Type: Capacitive touchscreen stylus
Earning your place among the iPad accessory elite in a market already so cluttered is difficult enough, but for touchscreen styluses it’s even harder. With presumably the majority of touchscreen owners equipped with ten fingers that work perfectly fine on capacitive screens, a stylus is a particularly hard sell. Can Wacom’s Bamboo Stylus for iPad prove its worth, or are you better off just using your own stubby digits for ultimate touchscreen control?
At first glance, you’d be forgiven for thinking that the Bamboo Stylus was a regular ink pen. Though a tad thicker than your average Bic, the rounded pen measures a standard 4.25 inches long. Built from metal, it’s weighted comfortably, slightly heavier at the end you write with. Like a quality fountain pen, you can twist off and remove the pocket clip from one end, as well as replace the rubber nib at the writing end. All in, it’s well constructed and comfortable to use, and feels far more sturdily built than the majority of throwaway stylus pens available, justifying its slight price premium over the competition in this regard.
The nib is of course the most important part of any capacitive touchscreen stylus, and has at times been a tough cookie to crack for manufacturers. Whereas the resistive touchscreens of old relied on pressure and worked well with many pointy, hard stylus shapes, modern capacitive screens work through conduction, letting them respond to the slightest touch from a finger. In the past, capacitive stylus pens have used foam tips to replicate finger inputs, but they’d deform over time and become useless. Most newer styluses instead take the approach of using a hollow, squidgy rubber tip, and so too does the Bamboo Stylus. There’s no magical circuitry going on inside the stylus here, just a rubber tip getting the job done.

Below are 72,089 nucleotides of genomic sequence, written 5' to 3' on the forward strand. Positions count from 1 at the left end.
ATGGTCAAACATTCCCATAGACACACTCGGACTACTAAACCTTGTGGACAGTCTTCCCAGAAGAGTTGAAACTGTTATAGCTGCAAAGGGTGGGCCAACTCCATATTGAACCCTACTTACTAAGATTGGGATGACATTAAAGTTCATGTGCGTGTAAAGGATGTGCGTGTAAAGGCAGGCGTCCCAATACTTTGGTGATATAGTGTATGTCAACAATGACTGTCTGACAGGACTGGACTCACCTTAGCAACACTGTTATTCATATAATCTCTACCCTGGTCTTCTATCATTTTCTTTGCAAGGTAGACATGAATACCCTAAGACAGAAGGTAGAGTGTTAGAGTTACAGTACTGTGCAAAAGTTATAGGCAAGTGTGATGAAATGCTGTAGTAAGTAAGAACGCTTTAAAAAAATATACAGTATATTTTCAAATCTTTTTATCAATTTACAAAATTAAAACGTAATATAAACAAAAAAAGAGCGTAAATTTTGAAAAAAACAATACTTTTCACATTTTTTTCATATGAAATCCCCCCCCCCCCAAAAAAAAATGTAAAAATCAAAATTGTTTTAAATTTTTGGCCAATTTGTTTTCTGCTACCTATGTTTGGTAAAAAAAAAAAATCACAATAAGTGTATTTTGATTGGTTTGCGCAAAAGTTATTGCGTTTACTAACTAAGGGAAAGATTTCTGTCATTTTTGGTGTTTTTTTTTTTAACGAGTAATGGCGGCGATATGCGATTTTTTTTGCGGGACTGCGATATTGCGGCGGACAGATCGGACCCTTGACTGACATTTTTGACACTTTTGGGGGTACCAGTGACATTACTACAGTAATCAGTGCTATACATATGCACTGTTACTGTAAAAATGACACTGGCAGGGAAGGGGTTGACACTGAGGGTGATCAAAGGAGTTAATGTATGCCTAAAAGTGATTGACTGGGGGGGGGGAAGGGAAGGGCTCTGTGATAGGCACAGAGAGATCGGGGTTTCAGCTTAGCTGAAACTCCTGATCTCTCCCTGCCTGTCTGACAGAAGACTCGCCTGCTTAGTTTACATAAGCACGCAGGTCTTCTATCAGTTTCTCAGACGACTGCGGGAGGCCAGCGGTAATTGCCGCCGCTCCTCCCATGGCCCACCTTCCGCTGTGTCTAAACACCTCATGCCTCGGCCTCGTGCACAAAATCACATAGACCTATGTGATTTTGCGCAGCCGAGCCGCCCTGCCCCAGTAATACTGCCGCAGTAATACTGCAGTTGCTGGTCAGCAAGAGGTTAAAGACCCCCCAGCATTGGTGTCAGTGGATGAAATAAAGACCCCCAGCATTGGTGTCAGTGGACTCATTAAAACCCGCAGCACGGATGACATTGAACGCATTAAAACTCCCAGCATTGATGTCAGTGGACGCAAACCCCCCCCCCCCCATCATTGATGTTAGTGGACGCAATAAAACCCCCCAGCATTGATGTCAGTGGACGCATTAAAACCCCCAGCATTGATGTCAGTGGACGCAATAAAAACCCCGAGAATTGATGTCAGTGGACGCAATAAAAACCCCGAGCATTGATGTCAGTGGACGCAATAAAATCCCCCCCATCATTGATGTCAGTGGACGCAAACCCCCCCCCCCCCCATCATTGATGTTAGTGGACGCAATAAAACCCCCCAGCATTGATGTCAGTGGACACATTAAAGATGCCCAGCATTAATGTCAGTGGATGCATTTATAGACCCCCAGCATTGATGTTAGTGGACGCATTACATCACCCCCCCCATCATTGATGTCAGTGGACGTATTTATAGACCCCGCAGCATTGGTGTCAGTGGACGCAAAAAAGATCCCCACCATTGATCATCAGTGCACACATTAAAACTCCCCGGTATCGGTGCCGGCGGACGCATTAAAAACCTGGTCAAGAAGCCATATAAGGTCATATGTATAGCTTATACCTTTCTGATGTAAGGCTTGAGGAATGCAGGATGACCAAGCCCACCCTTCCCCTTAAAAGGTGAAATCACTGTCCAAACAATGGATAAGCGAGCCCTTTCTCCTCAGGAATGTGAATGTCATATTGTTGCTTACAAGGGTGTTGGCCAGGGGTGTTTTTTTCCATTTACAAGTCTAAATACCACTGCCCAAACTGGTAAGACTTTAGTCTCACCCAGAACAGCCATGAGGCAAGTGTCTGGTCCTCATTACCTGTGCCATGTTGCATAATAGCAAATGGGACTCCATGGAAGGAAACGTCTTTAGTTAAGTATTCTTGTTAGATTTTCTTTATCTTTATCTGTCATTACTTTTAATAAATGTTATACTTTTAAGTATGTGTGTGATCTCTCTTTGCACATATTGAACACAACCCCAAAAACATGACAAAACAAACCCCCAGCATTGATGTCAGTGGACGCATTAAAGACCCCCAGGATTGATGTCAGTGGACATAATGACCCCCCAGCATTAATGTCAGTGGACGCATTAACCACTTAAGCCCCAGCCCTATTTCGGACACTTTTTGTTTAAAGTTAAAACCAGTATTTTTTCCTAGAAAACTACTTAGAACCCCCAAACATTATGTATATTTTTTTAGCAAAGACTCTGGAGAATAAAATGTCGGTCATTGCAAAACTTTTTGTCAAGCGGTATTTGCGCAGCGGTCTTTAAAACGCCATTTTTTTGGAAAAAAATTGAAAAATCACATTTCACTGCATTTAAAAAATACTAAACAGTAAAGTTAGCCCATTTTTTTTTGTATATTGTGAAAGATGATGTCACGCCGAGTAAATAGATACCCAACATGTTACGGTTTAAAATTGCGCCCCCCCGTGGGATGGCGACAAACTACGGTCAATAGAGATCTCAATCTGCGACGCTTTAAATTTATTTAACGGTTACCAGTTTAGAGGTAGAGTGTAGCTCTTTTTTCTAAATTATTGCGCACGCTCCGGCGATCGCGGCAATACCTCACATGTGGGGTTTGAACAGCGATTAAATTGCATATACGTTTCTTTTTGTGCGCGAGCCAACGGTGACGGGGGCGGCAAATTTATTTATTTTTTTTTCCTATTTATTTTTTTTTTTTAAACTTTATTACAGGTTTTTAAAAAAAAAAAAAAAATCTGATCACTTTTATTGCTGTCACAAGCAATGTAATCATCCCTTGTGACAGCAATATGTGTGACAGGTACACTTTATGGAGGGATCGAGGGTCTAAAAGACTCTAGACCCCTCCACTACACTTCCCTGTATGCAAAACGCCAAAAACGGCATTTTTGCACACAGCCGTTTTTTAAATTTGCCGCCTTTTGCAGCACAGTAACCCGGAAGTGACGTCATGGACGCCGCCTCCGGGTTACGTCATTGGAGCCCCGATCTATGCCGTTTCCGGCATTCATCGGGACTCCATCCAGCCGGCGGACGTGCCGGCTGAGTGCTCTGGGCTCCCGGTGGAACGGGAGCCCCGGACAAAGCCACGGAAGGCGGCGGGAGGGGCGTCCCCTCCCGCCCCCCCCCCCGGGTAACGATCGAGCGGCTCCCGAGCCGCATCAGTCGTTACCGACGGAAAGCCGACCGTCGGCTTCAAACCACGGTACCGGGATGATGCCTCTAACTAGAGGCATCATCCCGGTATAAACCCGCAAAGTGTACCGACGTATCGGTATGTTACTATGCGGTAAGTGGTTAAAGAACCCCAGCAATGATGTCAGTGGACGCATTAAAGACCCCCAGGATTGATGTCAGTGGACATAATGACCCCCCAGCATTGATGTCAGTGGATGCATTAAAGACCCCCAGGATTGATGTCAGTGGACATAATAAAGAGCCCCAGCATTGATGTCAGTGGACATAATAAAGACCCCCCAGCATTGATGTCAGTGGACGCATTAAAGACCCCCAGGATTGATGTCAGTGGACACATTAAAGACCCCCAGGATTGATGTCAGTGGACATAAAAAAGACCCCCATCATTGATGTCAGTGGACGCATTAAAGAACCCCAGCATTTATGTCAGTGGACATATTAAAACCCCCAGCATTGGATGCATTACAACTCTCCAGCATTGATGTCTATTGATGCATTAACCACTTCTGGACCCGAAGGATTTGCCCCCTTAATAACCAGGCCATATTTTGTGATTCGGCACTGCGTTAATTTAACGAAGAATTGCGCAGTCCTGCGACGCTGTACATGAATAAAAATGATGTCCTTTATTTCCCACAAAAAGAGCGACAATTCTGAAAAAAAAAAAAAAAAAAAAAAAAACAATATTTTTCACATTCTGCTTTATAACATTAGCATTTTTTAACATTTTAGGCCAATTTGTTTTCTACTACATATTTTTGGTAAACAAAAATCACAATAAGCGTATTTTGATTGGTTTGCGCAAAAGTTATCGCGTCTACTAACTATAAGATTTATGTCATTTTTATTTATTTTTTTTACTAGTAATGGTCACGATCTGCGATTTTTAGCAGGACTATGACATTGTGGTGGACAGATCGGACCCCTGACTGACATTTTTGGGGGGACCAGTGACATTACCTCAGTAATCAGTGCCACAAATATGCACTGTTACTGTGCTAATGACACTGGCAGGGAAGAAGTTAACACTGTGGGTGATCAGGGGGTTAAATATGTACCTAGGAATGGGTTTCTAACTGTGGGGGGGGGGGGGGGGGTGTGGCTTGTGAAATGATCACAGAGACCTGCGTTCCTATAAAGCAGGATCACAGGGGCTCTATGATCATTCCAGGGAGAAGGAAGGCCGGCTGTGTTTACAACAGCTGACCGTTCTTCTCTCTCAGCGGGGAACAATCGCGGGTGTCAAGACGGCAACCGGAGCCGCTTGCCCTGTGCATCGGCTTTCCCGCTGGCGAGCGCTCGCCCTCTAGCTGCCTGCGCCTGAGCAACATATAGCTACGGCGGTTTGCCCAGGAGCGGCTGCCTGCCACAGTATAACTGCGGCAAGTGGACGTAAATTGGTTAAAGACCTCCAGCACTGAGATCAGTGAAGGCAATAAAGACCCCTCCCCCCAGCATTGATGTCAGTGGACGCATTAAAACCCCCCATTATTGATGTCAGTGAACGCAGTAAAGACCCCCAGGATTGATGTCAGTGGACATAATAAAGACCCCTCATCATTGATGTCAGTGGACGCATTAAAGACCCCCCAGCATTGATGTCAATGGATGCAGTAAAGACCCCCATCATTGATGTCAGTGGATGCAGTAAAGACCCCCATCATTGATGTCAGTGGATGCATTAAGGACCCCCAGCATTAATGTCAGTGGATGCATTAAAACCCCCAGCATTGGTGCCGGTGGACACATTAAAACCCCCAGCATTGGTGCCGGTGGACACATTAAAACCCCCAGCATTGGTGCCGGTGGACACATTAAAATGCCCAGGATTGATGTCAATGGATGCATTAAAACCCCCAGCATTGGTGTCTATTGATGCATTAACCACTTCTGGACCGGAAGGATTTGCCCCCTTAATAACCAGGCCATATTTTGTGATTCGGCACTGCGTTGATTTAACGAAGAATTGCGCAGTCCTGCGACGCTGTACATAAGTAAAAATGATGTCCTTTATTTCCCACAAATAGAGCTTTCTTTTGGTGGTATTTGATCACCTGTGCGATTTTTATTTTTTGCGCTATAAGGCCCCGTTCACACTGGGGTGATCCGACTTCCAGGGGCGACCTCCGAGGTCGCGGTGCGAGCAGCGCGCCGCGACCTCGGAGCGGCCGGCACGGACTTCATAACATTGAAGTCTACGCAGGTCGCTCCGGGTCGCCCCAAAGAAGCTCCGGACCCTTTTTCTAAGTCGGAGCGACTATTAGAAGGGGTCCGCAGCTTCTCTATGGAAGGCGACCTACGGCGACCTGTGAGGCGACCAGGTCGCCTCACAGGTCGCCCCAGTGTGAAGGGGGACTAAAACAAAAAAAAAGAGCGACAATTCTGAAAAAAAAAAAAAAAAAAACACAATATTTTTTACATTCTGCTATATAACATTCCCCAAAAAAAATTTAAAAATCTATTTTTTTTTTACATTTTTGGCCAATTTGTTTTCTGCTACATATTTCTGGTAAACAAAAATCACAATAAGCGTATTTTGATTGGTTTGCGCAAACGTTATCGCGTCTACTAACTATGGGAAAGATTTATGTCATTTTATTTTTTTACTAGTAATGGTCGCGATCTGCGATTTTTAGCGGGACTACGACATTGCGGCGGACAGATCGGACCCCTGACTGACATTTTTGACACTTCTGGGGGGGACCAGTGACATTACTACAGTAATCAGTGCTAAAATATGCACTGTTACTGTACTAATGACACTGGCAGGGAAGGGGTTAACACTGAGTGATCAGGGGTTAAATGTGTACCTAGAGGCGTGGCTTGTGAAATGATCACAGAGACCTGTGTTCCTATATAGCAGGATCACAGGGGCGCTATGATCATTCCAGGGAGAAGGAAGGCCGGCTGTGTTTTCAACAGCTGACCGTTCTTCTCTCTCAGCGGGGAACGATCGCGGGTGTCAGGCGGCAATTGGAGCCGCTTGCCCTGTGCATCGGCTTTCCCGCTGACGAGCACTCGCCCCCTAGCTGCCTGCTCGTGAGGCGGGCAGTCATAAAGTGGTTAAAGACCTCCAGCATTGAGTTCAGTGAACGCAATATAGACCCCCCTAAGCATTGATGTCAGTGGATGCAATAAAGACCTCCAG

The Bamboo Stylus is as accurate a capacitive pen as they come, thanks to a nib that’s smaller than the competition at 6mm (based on a claimed 8mm average from Wacom). You’ll be able to sketch and take handwritten notes with pressure consistent to a regular pen, feeling far more natural than trying to do the same with a greasy finger. As a side note then, using the Bamboo Stylus will keep your screen relatively smudge free, so long as you keep the nib away from any greasy or sticky substances. Artists in particular will appreciate the extra control that using a stylus brings, making sketching using apps such as ArtRage or Doodle Buddy, or handwriting apps like Penultimate, far more consistent to the feel of writing with a pad and paper.
It’s a shame then that Wacom couldn’t have made the rubber nib just a tad smaller. Though only the central-most point of the 6mm diameter nib is picked up on the drawing apps, the wide nib can make the finest of details a little difficult to enter. This may be an unavoidable problem, given the iPad needs a certain amount of surface contact to register touch (in line with a finger’s tip) but it’s a niggle nonetheless. Also, though a limitation of the iPad hardware and app software rather than the stylus itself, you’ll notice a delay between inputs and onscreen results with the stylus, which may be off-putting for those used to the instant strokes of pen and paper.
If you’re not an iPad owner, you’ll be happy to hear the Bamboo Stylus should, in theory, work with all capacitive touchscreen devices, be that a HTC smartphone or a Samsung Galaxy tab. The iPad arguably has the most responsive capacitive screen on the market however, so results may vary from display to display.
You’ll have to be pretty big on tablet doodling to justify shelling out £25 for a capacitive stylus, but if you are, there are no finer options than Wacom’s Bamboo Stylus for iPad. A well-weighted finger alternative with a responsive nib, you’ll be an iPad Picasso in no time with the stylus. We’d personally like to have seen a smaller tip, which we believe would have lead to even greater accuracy in our hands, but for the most part this will be a point of personal preference, married with the brush/ tip size specifications of the app you’re using. Highly recommended otherwise.